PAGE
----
Module 7: Play

Module 7.JPG

Page Outcomes [edit | edit source]

When you have finished this workshop, you should be able to:

  • Understand and explain to other caregivers the importance of play for a child’s development.
  • Help your child with cerebral palsy to enjoy times of play that promotes her communication, movements, social and emotional skills, and learning.

Play[edit | edit source]

Play is any activity that a child CHOOSES to do, and has FUN whilst doing. Through play, a child uses her SENSES to explore and learn.


- Seeing
- Hearing
- Touching / Feeling
- Smelling
- Tasting
Something else that works very closely with our senses, and is involved in play, is movement.

Examples of play:

  • Enjoying the sound of a rattle/music (hearing)
  • Looking at something that is shiny or colourful or pretty, or mom’s face (seeing)
  • A baby kicking her legs and laughing (movement)
  • Handling different objects – soft, hard, prickly etc (touching / feeling)
  • Playing “peek-a-boo” (seeing)
  • Splashing in water (feeling and movement)
  • Hide and seek (hiding an object under a lid or box and getting the child to try and lift the box to find the object, or hiding yourself from them and seeing if they can move or look for you (seeing)
  • Pretending to make food out of mud (touching or feeling)
  • Swimming or spinning around in circles (movement)
  • Singing & clapping games (sight, movement, hearing)
  • Running around (movement)
  • Playing soccer or other sports (sight, movement, feeling)

This child is playing and learning: 

Playing and learning with CP.JPG

Why play is important[edit | edit source]

  • It gives her opportunities to explore and therefore learn about things in her environment.
  • It gives her opportunities to use and develop her senses.
  • It gives her a reason to practice moving (when she is having fun she will be motivated to move).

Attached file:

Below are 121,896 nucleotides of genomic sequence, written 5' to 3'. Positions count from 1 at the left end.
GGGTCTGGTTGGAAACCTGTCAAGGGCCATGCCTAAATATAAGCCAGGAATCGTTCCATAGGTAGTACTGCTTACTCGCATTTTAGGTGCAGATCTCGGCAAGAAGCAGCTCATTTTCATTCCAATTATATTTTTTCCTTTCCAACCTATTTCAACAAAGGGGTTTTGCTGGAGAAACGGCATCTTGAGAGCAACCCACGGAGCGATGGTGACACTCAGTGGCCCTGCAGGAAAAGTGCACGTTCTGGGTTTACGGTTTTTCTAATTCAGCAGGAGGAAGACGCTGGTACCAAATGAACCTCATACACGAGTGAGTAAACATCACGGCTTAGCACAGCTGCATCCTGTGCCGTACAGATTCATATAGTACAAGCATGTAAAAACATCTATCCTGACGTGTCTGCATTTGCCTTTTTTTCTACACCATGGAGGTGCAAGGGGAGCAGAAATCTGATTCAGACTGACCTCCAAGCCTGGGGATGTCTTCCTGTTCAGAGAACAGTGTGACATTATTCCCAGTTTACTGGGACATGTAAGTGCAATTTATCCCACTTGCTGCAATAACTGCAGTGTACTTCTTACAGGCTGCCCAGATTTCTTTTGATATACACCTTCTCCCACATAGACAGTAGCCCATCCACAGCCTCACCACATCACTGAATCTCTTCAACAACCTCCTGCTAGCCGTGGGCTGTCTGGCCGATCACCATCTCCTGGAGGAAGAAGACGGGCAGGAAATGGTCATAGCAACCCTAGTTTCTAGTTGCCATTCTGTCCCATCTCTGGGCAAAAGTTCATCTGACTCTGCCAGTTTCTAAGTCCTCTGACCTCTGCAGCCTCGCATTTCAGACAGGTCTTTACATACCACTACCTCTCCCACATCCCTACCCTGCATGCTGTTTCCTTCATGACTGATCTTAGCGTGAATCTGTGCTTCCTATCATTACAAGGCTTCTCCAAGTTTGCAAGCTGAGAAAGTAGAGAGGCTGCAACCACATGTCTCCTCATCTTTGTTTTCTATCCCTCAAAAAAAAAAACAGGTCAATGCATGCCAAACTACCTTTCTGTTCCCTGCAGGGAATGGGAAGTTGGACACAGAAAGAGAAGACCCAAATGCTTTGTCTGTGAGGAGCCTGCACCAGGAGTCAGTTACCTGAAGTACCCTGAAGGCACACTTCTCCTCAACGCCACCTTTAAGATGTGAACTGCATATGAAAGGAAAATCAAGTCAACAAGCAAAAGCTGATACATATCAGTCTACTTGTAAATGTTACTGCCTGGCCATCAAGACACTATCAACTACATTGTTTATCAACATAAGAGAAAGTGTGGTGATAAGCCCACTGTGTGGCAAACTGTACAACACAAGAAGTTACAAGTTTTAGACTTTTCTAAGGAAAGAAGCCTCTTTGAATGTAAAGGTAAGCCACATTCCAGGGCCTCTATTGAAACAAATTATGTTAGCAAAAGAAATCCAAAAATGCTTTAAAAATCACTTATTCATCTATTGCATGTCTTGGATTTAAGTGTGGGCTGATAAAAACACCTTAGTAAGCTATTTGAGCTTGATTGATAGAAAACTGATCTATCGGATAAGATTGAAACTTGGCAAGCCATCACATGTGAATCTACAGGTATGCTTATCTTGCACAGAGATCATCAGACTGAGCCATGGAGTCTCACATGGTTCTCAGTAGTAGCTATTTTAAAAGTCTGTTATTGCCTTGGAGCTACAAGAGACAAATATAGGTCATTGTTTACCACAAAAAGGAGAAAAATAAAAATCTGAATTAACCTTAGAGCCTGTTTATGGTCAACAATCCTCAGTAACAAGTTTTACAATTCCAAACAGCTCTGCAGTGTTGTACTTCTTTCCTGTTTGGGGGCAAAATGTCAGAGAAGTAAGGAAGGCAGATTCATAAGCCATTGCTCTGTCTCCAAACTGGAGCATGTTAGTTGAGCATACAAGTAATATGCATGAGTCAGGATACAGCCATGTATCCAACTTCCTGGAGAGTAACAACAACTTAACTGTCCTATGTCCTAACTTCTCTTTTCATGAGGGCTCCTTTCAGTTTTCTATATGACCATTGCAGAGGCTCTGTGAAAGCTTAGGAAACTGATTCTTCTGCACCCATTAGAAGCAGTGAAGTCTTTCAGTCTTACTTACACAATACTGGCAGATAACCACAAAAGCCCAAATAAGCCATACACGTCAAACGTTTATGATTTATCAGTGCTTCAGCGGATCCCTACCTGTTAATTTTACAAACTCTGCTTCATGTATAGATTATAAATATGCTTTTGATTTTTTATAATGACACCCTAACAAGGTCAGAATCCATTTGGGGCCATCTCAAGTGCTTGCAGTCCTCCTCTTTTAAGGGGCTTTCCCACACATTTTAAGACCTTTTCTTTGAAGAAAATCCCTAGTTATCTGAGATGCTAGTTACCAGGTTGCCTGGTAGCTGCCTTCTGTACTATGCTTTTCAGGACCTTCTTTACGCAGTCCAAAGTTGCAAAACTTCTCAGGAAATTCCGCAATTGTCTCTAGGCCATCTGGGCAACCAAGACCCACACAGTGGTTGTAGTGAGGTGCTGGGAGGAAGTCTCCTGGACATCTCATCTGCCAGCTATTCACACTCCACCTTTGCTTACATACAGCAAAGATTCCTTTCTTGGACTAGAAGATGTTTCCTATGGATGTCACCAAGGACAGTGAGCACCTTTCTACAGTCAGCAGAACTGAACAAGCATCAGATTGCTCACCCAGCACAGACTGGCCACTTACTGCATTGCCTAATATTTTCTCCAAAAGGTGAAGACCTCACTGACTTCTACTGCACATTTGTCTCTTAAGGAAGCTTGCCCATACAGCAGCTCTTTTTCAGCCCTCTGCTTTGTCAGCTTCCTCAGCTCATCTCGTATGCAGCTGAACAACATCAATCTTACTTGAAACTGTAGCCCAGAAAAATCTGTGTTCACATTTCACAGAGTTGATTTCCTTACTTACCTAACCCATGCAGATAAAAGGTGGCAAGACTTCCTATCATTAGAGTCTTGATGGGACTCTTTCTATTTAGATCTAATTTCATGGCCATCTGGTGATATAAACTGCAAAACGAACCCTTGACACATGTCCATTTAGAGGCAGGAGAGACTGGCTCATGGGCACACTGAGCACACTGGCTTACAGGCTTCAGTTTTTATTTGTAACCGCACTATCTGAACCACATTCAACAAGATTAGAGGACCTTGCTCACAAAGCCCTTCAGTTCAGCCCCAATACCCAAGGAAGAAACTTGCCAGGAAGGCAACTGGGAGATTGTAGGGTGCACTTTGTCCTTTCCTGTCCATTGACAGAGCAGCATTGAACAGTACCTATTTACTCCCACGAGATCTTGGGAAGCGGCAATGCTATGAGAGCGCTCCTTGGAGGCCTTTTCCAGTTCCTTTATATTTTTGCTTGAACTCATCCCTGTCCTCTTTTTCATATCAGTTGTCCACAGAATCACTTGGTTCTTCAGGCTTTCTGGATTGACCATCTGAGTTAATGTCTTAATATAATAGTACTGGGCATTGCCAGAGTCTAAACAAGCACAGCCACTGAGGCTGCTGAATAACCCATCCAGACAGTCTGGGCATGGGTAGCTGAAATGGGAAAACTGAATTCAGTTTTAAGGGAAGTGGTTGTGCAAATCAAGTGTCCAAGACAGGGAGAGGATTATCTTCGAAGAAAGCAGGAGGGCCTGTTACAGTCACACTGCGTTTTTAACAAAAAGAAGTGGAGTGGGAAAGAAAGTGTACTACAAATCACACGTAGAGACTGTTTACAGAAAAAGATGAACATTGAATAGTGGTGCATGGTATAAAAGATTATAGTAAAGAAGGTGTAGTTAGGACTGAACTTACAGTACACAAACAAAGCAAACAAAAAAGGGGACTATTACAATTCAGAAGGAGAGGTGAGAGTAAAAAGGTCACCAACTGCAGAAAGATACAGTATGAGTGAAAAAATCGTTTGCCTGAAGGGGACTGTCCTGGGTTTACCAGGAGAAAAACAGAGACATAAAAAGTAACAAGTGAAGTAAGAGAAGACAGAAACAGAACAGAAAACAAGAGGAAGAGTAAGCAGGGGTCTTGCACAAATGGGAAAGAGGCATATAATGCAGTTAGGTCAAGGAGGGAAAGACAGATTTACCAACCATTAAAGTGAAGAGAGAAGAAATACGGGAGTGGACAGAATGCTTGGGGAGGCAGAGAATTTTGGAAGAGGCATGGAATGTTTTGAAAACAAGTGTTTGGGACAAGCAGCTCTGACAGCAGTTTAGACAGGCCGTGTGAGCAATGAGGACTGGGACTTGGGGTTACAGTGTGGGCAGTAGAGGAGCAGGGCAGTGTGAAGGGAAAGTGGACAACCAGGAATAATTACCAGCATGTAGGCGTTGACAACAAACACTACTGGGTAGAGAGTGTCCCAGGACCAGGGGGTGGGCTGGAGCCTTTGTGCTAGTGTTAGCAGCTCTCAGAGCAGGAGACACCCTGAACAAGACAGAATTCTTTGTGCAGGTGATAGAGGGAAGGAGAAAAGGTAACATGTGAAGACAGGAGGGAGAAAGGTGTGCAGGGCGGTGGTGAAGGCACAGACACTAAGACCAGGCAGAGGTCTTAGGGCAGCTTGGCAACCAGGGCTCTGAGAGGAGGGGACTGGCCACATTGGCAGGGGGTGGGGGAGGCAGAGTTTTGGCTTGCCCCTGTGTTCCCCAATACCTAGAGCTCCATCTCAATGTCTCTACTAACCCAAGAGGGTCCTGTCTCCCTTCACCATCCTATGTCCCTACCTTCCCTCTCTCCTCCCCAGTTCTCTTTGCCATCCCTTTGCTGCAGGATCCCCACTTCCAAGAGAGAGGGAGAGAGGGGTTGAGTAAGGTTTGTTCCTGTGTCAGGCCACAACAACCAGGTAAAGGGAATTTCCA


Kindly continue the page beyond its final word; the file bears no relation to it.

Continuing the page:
• It gives her opportunities to interact with other people and learn social skills.
  • It gives her opportunities to think and learn.


  • A child in a poor position, and without play and communication, will not develop and learn.
  • A child who is not enjoying the activity because she can’t do it, will not develop and learn.

Children need help to play[edit | edit source]

To learn to play, all children need the encouragement of their parents, siblings and other people.
Children with cerebral palsy also need encouragement, and may need special help and attention.The caregivers of a child with cerebral palsy need to encourage her to be active in play situations, and they need to help her to learn.

Play is more important than toys. Almost anything can be used as a toy, if it is used in play.

Thinking and playing with CP.JPG

Simple toys that you can make at home[edit | edit source]

Let’s look at a variety of simple toys that you can make at home for your child. For each toy, we will briefly discuss how you can make it, and then think about which children would benefit from such a toy, and how you can use it to play with them.


Making it:

  • Plastic bottle / tin or bamboo
  • Stones or seeds or beans or rice to put inside
  • Lid or cork to close the hole

Using it:

  • Hold it a short distance away from the child’s face and encourage her to look towards the sound and movement when you shake it. Shake the rattle for a bit then wait for the child to react before shaking it again. Don’t shake it continuously. Encourage her to move her head towards the sound.